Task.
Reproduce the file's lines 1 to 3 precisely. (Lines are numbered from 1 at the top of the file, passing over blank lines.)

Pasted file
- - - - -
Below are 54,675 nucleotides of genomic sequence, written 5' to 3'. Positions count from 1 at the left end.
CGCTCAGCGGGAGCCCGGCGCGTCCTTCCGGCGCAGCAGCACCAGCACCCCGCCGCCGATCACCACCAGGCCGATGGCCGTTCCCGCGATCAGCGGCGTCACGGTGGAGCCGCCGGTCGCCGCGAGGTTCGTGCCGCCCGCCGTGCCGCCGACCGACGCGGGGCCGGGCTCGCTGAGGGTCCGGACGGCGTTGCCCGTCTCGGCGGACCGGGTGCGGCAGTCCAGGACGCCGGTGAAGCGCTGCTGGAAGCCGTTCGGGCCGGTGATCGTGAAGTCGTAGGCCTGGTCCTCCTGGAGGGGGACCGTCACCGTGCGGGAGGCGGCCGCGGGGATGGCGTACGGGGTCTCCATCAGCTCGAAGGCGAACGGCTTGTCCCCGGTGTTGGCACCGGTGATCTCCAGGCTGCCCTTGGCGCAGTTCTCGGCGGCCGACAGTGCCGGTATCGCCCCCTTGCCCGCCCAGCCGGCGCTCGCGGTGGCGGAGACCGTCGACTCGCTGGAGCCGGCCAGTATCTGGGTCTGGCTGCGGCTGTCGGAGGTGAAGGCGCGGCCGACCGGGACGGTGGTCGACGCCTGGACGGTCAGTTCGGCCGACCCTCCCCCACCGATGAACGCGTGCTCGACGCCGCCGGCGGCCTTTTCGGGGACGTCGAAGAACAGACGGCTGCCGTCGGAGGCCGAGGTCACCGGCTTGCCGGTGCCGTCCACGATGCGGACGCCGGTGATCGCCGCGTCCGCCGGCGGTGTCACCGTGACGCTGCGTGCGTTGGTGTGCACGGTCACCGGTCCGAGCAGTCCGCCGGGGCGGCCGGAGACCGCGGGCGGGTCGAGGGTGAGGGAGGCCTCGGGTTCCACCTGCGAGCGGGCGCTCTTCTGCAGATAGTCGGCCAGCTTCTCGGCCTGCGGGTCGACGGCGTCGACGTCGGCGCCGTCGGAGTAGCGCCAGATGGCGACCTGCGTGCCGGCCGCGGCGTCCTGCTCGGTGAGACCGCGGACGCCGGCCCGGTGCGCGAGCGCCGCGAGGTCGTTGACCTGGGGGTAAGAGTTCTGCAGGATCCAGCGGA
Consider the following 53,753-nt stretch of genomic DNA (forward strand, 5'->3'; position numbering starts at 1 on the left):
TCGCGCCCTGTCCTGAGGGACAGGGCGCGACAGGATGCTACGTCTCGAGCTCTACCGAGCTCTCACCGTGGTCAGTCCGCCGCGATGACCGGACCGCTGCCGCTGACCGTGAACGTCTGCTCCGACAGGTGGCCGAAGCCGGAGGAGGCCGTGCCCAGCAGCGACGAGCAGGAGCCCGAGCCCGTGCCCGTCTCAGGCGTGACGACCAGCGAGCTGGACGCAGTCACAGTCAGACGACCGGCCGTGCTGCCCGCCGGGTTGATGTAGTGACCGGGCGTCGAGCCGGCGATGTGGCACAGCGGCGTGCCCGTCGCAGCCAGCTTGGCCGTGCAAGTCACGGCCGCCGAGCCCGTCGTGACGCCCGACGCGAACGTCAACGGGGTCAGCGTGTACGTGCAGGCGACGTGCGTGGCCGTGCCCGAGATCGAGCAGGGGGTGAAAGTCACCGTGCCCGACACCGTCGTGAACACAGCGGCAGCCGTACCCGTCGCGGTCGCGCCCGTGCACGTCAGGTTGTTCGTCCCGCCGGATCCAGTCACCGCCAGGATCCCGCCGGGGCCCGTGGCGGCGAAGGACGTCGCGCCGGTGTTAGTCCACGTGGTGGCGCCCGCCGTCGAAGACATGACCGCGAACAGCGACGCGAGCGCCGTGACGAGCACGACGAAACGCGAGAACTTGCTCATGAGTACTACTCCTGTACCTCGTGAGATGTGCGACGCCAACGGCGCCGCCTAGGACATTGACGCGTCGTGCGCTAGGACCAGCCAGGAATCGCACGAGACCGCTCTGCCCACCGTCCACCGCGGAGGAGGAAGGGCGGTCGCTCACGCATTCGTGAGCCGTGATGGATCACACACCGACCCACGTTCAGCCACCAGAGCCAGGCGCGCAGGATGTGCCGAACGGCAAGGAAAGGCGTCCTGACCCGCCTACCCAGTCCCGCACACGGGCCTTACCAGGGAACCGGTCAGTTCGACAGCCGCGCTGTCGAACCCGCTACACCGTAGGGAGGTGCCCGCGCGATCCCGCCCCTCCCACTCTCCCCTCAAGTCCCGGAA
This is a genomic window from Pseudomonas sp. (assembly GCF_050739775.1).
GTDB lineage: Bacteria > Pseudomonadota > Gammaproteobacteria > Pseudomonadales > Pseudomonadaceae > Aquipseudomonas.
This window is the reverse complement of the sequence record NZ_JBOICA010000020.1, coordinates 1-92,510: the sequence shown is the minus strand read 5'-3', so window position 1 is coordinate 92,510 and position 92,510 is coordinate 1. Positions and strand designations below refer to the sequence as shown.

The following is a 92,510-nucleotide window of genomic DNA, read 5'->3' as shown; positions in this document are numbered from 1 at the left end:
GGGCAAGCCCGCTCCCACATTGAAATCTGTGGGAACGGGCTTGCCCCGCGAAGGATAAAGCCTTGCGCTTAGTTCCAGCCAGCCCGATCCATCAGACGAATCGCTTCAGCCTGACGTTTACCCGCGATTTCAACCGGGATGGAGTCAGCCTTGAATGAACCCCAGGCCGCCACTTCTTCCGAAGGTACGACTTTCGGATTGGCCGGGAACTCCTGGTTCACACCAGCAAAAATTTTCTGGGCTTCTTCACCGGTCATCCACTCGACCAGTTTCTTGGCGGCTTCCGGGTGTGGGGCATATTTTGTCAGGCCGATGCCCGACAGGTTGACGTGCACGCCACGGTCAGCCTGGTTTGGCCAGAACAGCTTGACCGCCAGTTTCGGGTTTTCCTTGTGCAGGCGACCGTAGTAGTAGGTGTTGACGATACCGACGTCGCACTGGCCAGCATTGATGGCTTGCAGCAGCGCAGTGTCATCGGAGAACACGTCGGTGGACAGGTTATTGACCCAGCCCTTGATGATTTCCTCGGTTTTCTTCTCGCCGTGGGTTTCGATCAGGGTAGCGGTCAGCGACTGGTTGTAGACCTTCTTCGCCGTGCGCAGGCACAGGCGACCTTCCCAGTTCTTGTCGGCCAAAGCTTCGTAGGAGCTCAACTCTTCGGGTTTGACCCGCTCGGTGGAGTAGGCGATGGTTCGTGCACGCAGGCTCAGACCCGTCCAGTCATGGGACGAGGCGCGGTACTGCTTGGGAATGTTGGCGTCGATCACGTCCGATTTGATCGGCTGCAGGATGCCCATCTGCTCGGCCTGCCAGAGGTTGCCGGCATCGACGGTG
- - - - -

Below are 54,675 nucleotides of genomic sequence, written 5' to 3'. Positions count from 1 at the left end.
CGCTCAGCGGGAGCCCGGCGCGTCCTTCCGGCGCAGCAGCACCAGCACCCCGCCGCCGATCACCACCAGGCCGATGGCCGTTCCCGCGATCAGCGGCGTCACGGTGGAGCCGCCGGTCGCCGCGAGGTTCGTGCCGCCCGCCGTGCCGCCGACCGACGCGGGGCCGGGCTCGCTGAGGGTCCGGACGGCGTTGCCCGTCTCGGCGGACCGGGTGCGGCAGTCCAGGACGCCGGTGAAGCGCTGCTGGAAGCCGTTCGGGCCGGTGATCGTGAAGTCGTAGGCCTGGTCCTCCTGGAGGGGGACCGTCACCGTGCGGGAGGCGGCCGCGGGGATGGCGTACGGGGTCTCCATCAGCTCGAAGGCGAACGGCTTGTCCCCGGTGTTGGCACCGGTGATCTCCAGGCTGCCCTTGGCGCAGTTCTCGGCGGCCGACAGTGCCGGTATCGCCCCCTTGCCCGCCCAGCCGGCGCTCGCGGTGGCGGAGACCGTCGACTCGCTGGAGCCGGCCAGTATCTGGGTCTGGCTGCGGCTGTCGGAGGTGAAGGCGCGGCCGACCGGGACGGTGGTCGACGCCTGGACGGTCAGTTCGGCCGACCCTCCCCCACCGATGAACGCGTGCTCGACGCCGCCGGCGGCCTTTTCGGGGACGTCGAAGAACAGACGGCTGCCGTCGGAGGCCGAGGTCACCGGCTTGCCGGTGCCGTCCACGATGCGGACGCCGGTGATCGCCGCGTCCGCCGGCGGTGTCACCGTGACGCTGCGTGCGTTGGTGTGCACGGTCACCGGTCCGAGCAGTCCGCCGGGGCGGCCGGAGACCGCGGGCGGGTCGAGGGTGAGGGAGGCCTCGGGTTCCACCTGCGAGCGGGCGCTCTTCTGCAGATAGTCGGCCAGCTTCTCGGCCTGCGGGTCGACGGCGTCGACGTCGGCGCCGTCGGAGTAGCGCCAGATGGCGACCTGCGTGCCGGCCGCGGCGTCCTGCTCGGTGAGACCGCGGACGCCGGCCCGGTGCGCGAGCGCCGCGAGGTCGTTGACCTGGGGGTAAGAGTTCTGCAGGATCCAGCGGA
Consider the following 53,753-nt stretch of genomic DNA (forward strand, 5'->3'; position numbering starts at 1 on the left):